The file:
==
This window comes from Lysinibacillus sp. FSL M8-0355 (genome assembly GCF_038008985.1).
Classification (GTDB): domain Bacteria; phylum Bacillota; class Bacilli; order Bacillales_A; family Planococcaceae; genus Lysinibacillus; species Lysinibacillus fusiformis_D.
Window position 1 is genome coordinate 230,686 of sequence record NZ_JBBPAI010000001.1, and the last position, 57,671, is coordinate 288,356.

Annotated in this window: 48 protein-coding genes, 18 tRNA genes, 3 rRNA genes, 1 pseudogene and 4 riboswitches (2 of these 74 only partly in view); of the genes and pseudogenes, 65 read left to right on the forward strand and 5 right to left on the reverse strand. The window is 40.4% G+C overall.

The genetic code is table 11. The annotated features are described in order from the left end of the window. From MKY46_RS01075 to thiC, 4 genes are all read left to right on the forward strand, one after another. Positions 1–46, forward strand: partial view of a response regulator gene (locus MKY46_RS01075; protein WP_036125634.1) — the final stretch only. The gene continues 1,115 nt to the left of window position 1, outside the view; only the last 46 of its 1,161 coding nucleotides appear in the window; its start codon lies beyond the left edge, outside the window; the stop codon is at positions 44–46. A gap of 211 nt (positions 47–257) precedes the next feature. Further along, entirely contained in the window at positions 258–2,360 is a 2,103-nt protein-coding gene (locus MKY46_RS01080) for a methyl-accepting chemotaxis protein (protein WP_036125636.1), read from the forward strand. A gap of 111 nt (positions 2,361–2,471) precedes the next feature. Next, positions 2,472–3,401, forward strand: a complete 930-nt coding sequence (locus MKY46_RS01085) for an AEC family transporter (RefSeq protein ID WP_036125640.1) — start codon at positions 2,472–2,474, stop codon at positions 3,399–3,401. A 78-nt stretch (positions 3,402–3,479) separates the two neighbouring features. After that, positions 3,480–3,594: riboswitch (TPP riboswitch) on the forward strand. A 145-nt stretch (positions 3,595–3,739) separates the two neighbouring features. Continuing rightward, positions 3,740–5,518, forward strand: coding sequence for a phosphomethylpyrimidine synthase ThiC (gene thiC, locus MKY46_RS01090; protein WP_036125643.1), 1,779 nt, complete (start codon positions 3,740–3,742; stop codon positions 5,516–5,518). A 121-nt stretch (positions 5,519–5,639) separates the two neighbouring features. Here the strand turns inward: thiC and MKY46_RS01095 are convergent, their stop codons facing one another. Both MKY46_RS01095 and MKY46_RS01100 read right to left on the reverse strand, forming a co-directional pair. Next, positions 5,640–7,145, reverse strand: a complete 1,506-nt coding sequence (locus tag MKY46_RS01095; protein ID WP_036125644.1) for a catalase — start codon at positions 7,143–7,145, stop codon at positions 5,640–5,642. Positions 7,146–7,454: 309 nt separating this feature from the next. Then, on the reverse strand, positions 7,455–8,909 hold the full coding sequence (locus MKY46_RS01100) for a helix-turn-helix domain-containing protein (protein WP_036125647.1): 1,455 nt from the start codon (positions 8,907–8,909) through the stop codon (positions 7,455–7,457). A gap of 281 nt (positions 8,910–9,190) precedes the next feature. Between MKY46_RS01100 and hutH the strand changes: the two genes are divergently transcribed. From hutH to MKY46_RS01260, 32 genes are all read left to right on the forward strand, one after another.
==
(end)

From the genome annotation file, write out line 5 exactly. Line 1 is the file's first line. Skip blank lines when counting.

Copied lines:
The genetic code is table 11. The annotated features are described in order from the left end of the window. From MKY46_RS01075 to thiC, 4 genes are all read left to right on the forward strand, one after another. Positions 1–46, forward strand: partial view of a response regulator gene (locus MKY46_RS01075; protein WP_036125634.1) — the final stretch only. The gene continues 1,115 nt to the left of window position 1, outside the view; only the last 46 of its 1,161 coding nucleotides appear in the window; its start codon lies beyond the left edge, outside the window; the stop codon is at positions 44–46. A gap of 211 nt (positions 47–257) precedes the next feature. Further along, entirely contained in the window at positions 258–2,360 is a 2,103-nt protein-coding gene (locus MKY46_RS01080) for a methyl-accepting chemotaxis protein (protein WP_036125636.1), read from the forward strand. A gap of 111 nt (positions 2,361–2,471) precedes the next feature. Next, positions 2,472–3,401, forward strand: a complete 930-nt coding sequence (locus MKY46_RS01085) for an AEC family transporter (RefSeq protein ID WP_036125640.1) — start codon at positions 2,472–2,474, stop codon at positions 3,399–3,401. A 78-nt stretch (positions 3,402–3,479) separates the two neighbouring features. After that, positions 3,480–3,594: riboswitch (TPP riboswitch) on the forward strand. A 145-nt stretch (positions 3,595–3,739) separates the two neighbouring features. Continuing rightward, positions 3,740–5,518, forward strand: coding sequence for a phosphomethylpyrimidine synthase ThiC (gene thiC, locus MKY46_RS01090; protein WP_036125643.1), 1,779 nt, complete (start codon positions 3,740–3,742; stop codon positions 5,516–5,518). A 121-nt stretch (positions 5,519–5,639) separates the two neighbouring features. Here the strand turns inward: thiC and MKY46_RS01095 are convergent, their stop codons facing one another. Both MKY46_RS01095 and MKY46_RS01100 read right to left on the reverse strand, forming a co-directional pair. Next, positions 5,640–7,145, reverse strand: a complete 1,506-nt coding sequence (locus tag MKY46_RS01095; protein ID WP_036125644.1) for a catalase — start codon at positions 7,143–7,145, stop codon at positions 5,640–5,642. Positions 7,146–7,454: 309 nt separating this feature from the next. Then, on the reverse strand, positions 7,455–8,909 hold the full coding sequence (locus MKY46_RS01100) for a helix-turn-helix domain-containing protein (protein WP_036125647.1): 1,455 nt from the start codon (positions 8,907–8,909) through the stop codon (positions 7,455–7,457). A gap of 281 nt (positions 8,910–9,190) precedes the next feature. Between MKY46_RS01100 and hutH the strand changes: the two genes are divergently transcribed. From hutH to MKY46_RS01260, 32 genes are all read left to right on the forward strand, one after another.